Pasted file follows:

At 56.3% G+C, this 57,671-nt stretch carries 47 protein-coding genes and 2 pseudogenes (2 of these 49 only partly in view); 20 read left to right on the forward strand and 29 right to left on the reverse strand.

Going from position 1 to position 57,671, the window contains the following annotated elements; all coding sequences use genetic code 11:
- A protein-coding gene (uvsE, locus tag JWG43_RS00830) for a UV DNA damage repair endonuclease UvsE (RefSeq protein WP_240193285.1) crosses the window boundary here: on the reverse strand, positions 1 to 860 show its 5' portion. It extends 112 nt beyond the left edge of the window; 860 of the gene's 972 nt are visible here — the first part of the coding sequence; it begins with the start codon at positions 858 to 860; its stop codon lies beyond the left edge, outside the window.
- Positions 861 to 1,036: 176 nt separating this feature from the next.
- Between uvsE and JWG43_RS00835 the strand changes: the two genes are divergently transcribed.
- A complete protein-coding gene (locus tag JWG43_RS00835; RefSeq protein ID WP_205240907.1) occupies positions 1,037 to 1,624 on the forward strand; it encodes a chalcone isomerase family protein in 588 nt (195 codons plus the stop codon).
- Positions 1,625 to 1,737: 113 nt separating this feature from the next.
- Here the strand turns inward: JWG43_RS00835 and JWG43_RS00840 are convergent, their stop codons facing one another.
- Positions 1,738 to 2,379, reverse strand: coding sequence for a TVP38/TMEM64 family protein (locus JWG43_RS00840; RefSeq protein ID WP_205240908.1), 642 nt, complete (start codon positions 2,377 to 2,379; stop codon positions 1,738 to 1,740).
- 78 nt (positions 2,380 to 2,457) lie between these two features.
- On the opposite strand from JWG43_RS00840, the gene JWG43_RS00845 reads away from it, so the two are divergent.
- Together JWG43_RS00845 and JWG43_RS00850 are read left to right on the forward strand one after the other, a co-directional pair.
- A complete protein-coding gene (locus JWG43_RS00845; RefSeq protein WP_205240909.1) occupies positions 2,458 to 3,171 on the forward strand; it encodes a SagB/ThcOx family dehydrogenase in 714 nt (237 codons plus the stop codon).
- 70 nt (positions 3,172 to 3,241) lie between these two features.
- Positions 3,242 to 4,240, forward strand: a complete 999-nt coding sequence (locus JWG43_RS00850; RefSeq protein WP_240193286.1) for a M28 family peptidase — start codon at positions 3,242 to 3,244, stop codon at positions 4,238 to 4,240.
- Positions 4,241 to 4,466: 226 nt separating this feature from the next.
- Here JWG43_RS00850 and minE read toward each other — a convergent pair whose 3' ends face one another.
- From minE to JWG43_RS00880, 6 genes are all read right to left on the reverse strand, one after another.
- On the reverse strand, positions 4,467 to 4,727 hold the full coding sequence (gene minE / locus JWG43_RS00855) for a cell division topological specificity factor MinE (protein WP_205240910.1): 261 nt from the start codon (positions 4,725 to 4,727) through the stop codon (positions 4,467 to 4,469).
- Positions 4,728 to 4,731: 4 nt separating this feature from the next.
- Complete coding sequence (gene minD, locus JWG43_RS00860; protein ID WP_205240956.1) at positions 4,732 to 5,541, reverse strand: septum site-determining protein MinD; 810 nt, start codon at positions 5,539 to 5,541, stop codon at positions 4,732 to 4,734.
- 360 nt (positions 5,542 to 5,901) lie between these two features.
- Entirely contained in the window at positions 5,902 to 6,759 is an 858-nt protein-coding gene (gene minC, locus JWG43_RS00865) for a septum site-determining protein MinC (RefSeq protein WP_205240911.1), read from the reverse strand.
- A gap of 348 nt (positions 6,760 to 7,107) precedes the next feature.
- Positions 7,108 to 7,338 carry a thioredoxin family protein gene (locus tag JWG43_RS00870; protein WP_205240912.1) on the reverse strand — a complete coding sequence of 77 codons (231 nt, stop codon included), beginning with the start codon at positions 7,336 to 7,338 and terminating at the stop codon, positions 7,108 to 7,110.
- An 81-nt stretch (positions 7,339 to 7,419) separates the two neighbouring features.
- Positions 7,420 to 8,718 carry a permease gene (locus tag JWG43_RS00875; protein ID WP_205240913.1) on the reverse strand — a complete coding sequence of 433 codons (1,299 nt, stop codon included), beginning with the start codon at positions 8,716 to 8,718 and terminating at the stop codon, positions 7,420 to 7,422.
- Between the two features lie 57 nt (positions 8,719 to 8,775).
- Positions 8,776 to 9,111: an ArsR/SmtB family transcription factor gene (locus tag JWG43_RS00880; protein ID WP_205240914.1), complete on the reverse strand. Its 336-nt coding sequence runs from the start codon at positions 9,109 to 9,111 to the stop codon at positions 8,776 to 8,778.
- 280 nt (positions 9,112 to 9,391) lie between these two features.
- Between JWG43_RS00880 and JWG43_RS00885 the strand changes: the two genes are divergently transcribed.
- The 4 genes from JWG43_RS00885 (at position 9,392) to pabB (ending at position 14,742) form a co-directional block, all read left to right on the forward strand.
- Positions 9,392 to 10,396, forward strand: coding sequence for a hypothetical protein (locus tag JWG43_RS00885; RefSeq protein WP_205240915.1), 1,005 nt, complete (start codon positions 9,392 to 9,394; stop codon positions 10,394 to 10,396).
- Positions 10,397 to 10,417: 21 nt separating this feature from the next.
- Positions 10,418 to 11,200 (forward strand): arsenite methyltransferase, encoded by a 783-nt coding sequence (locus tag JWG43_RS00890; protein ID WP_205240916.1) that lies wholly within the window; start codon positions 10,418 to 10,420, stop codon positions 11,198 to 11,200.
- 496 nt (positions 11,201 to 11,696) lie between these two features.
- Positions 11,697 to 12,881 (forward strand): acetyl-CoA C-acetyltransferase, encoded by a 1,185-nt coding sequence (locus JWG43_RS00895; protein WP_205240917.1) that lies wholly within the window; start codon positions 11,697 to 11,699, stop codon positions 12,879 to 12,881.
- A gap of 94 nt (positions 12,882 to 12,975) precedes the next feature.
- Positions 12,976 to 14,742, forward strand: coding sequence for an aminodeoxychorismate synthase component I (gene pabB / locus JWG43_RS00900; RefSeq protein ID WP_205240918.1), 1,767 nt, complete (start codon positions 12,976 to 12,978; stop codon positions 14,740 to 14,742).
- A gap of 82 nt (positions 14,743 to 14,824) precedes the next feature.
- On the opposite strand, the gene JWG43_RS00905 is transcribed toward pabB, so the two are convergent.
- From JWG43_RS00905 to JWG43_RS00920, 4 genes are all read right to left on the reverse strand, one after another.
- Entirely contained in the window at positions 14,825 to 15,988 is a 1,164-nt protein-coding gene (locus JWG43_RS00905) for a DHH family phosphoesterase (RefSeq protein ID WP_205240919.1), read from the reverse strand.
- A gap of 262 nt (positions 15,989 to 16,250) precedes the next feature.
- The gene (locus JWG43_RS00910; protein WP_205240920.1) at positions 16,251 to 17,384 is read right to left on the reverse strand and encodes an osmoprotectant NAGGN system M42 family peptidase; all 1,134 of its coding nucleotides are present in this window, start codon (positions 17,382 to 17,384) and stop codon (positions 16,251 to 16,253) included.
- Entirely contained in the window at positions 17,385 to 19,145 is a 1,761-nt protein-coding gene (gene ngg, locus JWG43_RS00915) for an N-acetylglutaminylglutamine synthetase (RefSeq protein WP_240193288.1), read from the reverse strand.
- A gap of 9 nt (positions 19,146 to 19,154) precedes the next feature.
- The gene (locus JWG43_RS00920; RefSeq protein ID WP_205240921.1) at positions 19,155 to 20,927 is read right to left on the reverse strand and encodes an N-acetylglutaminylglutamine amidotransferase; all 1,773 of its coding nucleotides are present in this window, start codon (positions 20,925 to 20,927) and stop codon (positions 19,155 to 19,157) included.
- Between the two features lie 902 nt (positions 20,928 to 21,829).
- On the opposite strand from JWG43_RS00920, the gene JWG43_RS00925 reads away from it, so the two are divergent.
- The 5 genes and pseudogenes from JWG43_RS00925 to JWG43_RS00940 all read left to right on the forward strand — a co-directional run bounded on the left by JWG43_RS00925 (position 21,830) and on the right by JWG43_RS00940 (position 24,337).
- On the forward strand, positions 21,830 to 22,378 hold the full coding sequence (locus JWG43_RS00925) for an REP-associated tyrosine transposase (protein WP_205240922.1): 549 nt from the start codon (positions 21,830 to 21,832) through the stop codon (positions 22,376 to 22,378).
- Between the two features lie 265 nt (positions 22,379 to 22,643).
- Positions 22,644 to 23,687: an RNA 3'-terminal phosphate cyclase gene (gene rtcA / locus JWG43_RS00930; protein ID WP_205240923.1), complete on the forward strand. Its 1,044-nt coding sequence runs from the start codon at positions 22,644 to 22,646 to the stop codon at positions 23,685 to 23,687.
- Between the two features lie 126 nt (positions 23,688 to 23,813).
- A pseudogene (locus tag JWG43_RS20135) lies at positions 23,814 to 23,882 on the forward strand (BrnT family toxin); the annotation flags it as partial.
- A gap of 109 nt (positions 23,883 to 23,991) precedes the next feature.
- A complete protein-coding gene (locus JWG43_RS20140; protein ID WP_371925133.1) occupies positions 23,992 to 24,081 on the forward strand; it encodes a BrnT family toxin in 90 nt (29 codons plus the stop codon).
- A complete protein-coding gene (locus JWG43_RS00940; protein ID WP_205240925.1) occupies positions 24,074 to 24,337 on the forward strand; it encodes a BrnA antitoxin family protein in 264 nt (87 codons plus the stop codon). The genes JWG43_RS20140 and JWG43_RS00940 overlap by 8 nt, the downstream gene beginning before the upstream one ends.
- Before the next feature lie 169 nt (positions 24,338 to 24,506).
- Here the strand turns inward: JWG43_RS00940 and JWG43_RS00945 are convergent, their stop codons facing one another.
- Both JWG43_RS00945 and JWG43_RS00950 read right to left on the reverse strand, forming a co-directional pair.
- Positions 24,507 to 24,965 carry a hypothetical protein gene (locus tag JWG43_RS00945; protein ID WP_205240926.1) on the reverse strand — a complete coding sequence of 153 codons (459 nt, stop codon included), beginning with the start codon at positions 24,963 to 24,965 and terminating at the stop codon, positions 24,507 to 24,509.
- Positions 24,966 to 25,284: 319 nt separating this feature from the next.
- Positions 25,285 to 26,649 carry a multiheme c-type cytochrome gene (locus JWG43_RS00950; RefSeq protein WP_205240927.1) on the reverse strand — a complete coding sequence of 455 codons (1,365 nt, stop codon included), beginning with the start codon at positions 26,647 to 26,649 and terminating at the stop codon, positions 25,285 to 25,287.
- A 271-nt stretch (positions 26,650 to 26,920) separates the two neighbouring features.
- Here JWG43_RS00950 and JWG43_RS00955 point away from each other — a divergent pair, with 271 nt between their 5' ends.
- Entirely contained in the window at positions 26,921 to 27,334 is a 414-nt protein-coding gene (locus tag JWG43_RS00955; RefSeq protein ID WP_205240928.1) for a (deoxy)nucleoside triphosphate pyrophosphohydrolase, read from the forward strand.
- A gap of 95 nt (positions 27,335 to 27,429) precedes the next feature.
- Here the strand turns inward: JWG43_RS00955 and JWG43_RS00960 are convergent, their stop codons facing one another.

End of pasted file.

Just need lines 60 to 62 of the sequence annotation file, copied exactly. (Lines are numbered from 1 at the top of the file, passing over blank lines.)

- Before the next feature lie 169 nt (positions 24,338 to 24,506).
- Here the strand turns inward: JWG43_RS00940 and JWG43_RS00945 are convergent, their stop codons facing one another.
- Both JWG43_RS00945 and JWG43_RS00950 read right to left on the reverse strand, forming a co-directional pair.